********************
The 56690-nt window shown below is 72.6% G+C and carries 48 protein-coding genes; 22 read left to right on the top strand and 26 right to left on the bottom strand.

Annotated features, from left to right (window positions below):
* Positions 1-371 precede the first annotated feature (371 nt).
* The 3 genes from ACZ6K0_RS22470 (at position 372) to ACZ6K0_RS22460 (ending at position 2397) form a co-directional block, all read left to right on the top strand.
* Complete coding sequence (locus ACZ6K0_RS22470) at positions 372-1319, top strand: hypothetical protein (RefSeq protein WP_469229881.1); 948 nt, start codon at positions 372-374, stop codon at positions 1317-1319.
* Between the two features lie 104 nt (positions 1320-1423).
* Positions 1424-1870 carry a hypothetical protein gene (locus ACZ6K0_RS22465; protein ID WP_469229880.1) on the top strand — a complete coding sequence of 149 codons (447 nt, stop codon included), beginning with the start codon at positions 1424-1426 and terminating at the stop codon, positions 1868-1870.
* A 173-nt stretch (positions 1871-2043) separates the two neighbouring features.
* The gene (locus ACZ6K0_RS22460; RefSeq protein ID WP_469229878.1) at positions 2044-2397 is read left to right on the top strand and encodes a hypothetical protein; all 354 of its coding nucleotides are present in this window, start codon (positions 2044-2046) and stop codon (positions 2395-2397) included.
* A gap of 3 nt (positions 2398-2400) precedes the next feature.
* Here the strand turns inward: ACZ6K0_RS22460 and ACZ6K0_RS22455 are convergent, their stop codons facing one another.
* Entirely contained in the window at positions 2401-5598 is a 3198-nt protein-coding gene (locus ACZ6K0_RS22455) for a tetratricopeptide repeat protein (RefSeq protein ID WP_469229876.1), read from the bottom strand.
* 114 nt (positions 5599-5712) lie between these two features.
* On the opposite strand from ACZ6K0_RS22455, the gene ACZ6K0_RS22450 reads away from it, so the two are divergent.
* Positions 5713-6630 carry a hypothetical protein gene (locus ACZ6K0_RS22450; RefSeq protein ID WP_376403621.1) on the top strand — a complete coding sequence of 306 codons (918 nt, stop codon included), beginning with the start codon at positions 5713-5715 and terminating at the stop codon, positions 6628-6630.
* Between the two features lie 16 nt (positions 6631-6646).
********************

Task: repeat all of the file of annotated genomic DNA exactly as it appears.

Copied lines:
The 56690-nt window shown below is 72.6% G+C and carries 48 protein-coding genes; 22 read left to right on the top strand and 26 right to left on the bottom strand.

Annotated features, from left to right (window positions below):
* Positions 1-371 precede the first annotated feature (371 nt).
* The 3 genes from ACZ6K0_RS22470 (at position 372) to ACZ6K0_RS22460 (ending at position 2397) form a co-directional block, all read left to right on the top strand.
* Complete coding sequence (locus ACZ6K0_RS22470) at positions 372-1319, top strand: hypothetical protein (RefSeq protein WP_469229881.1); 948 nt, start codon at positions 372-374, stop codon at positions 1317-1319.
* Between the two features lie 104 nt (positions 1320-1423).
* Positions 1424-1870 carry a hypothetical protein gene (locus ACZ6K0_RS22465; protein ID WP_469229880.1) on the top strand — a complete coding sequence of 149 codons (447 nt, stop codon included), beginning with the start codon at positions 1424-1426 and terminating at the stop codon, positions 1868-1870.
* A 173-nt stretch (positions 1871-2043) separates the two neighbouring features.
* The gene (locus ACZ6K0_RS22460; RefSeq protein ID WP_469229878.1) at positions 2044-2397 is read left to right on the top strand and encodes a hypothetical protein; all 354 of its coding nucleotides are present in this window, start codon (positions 2044-2046) and stop codon (positions 2395-2397) included.
* A gap of 3 nt (positions 2398-2400) precedes the next feature.
* Here the strand turns inward: ACZ6K0_RS22460 and ACZ6K0_RS22455 are convergent, their stop codons facing one another.
* Entirely contained in the window at positions 2401-5598 is a 3198-nt protein-coding gene (locus ACZ6K0_RS22455) for a tetratricopeptide repeat protein (RefSeq protein ID WP_469229876.1), read from the bottom strand.
* 114 nt (positions 5599-5712) lie between these two features.
* On the opposite strand from ACZ6K0_RS22455, the gene ACZ6K0_RS22450 reads away from it, so the two are divergent.
* Positions 5713-6630 carry a hypothetical protein gene (locus ACZ6K0_RS22450; RefSeq protein ID WP_376403621.1) on the top strand — a complete coding sequence of 306 codons (918 nt, stop codon included), beginning with the start codon at positions 5713-5715 and terminating at the stop codon, positions 6628-6630.
* Between the two features lie 16 nt (positions 6631-6646).